The health department received a $50 million grant from the CDC, which Green said should be more than enough to scale up the contact tracing program. He said using the convention center should not be an issue.
The state scaled up its capacity to process unemployment benefits, another continuing area of concern during the pandemic, by creating space at the convention center and bringing on staff and volunteers.
Green has submitted a plan to the health department leadership to have a contact tracing facility at the convention center up and running within a week.
Park also identified a lack of people to further train newly hired contact tracers on use of the department’s computer system. But critics say that need should have been part of the initial training.
Money has not been an issue -- department has the federal funds to hire, but it's the department's policy to employ contact tracers only as needed that has senators up in arms. Rather than anticipate the need for many more contact tracers when the state began its ill-fated reopening that's brought about the latest surge, the department continued to hire at a slow pace.
It has proved to be too little too late as the number of new daily cases surge into the hundreds and existing contact tracers say they are overwhelmed.
Contact tracers need experience
Tim Brown, an infectious disease expert at the East-West Center, pointed to major pitfalls in the department’s approach to contact tracing.
“If you have trained these people, but they require additional training to work with the state systems and so on, that additional training should have been part of the training,” he said.
“They need practicum training, they need actual training in the field. Contact tracing is not something that everybody takes to -- it requires a certain amount of ability to interview people. It requires the ability to be authoritative. It requires the ability to be empathic. It requires the ability to get information out of people that many people do not want to give. That's a skill that takes time to build.”
When New York City began widespread contact tracing, the results were disastrous. While the 3,000 contact tracers were able to reach about 64% of the almost 20,000 people who tested positive between June 1 and July 25, less than half -- 42%-- of infected people provided the tracers even just one contact they may have exposed.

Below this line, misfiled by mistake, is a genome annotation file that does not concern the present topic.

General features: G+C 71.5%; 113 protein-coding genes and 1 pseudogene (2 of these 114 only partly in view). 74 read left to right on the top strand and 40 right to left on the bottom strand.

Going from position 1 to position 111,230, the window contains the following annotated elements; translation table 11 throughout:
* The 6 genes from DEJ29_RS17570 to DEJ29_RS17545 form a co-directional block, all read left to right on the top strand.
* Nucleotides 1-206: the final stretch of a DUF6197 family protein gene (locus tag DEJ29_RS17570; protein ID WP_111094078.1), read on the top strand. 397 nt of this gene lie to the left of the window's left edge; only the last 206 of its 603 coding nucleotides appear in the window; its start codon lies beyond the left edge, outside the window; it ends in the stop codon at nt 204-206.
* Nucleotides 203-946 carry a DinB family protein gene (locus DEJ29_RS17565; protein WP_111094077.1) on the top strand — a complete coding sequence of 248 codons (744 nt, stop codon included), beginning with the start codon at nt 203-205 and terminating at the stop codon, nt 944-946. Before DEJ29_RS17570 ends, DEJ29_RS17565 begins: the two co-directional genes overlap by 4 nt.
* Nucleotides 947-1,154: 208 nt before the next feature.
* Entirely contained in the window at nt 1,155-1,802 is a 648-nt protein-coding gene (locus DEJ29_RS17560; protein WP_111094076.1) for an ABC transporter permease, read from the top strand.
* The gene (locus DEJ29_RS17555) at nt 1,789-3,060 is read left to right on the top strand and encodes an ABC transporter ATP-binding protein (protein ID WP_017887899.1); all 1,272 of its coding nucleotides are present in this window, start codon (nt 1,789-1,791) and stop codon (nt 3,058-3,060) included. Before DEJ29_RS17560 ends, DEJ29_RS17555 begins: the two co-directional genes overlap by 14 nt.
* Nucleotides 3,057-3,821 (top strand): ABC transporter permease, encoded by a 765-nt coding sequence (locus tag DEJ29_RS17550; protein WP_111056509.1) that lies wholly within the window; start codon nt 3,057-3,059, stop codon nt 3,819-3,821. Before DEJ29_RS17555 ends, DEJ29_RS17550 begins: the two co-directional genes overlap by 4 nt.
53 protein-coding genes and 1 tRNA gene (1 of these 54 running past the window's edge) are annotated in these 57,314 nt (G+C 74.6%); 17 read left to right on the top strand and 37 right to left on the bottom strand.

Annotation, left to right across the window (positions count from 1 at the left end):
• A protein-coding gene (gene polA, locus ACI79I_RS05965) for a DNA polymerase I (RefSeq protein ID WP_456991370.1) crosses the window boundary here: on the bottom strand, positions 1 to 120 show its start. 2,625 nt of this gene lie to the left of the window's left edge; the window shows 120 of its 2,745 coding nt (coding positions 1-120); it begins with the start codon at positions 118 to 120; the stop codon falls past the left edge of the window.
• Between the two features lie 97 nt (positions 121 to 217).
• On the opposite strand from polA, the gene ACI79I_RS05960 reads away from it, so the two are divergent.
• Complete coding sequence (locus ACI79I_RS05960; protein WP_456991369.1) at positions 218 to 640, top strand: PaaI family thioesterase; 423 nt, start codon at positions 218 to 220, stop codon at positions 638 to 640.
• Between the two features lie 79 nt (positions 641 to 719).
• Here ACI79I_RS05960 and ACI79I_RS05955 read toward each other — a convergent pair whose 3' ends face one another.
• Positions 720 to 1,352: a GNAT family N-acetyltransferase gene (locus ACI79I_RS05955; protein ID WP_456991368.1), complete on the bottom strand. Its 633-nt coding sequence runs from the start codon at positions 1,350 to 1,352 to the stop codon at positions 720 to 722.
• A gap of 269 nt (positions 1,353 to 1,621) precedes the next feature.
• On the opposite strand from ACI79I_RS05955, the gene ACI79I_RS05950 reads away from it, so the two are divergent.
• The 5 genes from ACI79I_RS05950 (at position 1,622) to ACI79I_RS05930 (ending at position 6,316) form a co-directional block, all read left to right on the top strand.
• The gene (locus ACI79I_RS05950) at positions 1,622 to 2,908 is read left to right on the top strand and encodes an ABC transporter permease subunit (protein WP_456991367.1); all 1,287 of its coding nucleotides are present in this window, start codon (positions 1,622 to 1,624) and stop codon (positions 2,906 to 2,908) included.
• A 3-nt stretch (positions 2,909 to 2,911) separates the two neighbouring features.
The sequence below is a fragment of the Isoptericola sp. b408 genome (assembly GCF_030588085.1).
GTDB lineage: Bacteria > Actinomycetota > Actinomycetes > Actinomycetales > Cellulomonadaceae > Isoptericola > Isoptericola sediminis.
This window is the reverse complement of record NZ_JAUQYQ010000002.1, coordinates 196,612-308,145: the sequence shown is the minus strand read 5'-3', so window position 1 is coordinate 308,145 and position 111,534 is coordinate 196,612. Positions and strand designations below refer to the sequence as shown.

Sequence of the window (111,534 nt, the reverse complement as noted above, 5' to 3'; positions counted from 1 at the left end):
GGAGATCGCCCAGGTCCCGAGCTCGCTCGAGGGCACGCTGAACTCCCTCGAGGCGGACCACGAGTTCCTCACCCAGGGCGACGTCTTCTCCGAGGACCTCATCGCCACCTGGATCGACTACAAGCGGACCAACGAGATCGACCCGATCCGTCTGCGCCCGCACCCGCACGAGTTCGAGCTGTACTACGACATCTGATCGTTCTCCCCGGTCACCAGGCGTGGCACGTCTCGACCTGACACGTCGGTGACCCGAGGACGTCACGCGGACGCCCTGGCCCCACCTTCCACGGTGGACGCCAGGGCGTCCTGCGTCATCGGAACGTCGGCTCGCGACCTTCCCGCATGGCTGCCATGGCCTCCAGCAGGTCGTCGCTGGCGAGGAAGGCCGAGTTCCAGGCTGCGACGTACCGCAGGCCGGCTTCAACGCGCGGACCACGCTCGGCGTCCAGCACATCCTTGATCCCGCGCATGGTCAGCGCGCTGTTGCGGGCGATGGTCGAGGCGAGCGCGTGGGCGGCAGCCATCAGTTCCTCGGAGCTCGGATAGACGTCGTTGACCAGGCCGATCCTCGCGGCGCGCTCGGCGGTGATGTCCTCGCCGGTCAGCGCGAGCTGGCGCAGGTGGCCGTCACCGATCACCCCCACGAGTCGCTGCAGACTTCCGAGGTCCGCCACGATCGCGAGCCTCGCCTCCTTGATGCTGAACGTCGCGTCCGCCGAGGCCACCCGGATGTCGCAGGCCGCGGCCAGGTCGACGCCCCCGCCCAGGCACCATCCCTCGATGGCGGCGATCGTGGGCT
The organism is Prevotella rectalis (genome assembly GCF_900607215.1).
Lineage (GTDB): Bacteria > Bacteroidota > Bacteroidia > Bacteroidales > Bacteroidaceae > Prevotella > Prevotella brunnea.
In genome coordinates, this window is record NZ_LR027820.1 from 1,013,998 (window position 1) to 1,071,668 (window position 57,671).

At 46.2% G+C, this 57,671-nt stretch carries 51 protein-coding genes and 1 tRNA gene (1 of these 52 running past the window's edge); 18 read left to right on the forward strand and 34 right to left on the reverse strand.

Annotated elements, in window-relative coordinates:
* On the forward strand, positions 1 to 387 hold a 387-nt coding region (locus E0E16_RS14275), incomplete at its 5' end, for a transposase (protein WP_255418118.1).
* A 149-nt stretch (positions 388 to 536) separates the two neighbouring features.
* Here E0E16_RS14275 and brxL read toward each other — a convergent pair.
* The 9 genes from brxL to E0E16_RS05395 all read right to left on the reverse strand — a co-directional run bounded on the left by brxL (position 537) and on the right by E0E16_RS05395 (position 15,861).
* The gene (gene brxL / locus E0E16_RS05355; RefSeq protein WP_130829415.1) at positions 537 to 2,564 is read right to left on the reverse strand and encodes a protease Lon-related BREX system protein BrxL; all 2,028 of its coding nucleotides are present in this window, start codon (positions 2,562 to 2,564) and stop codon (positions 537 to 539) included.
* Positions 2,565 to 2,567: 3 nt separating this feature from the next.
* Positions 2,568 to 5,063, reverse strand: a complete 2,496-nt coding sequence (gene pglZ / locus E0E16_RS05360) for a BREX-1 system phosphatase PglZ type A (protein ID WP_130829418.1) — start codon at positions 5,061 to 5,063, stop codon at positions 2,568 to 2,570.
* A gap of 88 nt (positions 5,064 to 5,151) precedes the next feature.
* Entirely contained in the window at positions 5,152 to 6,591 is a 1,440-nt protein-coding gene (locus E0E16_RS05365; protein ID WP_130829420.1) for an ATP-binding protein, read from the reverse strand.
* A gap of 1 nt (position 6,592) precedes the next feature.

Hawaii's health department does not release that level of detail in its public data, so Brown said there’s no telling how many people the state is actually reaching and how many close contacts are even being identified.
Green said each infected person has about 10 to 20 close contacts, but Anderson has refuted that number and said it was probably much lower, although he could not provide an average number.
Mercado Kim said during her visit to the department, an epidemiologist specialists told her one easy case takes about two hours.
“When they get that one case, say you’re the one that’s infected, they ask you, ‘who did you come in contact with?’ and if you live in a household that has numerous people, and then you went to work, or the gym or somewhere-- they could end up with 20 people now that they have to contact.”
Anderson said each contact tracer can handle up to 25 contacts at a time.
That means if DOH had its reported 105 contact tracers, the department could monitor up to 2,625 people at once-- that would supposedly include keeping up both the confirmed cases and their close contacts.
There are currently 2,052 active COVID-19 cases statewide-- so even if each active case only had one additional close contact, the 105 tracers would be completely overwhelmed.
Anderson and Park have not specified at what point the department would stop contact tracing, as many states that became overwhelmed with cases have done. They have said that could happen here, while acknowledging it is not ideal.
Brown said contact tracing is a key component in controlling large outbreaks and it becomes even more important as infections are driven down to ensure the state does not see further spikes.
“Don't give up on contact tracing,” he said.
“We need to redouble our efforts on contract tracers, make sure we've got a cadre of trained contact tracers who are ready to jump into it at a day’s notice . . . I think this spike caught everybody unawares. But sadly, I've almost got to say it was almost predictable because of the poor public messaging that's been done here. People do not understand that if a party of 10 people gets together, and you're talking about five couples from five different households, that’s a COVID party.”
When HPR asked Gov. David Ige if the state had fumbled its communication by targeting an older audience when the surge has largely impacted younger people and communities of color including Pacific Islanders, the governor acknowledged there was work to be done now that the demographics of who is contracting the virus has shifted.
So far, there has been no obvious change in the state's messaging.
When HPR asked for an interview with Park or Director Anderson, a spokesperson said due to their extreme workload, they will now only respond to media questions during scheduled news briefings.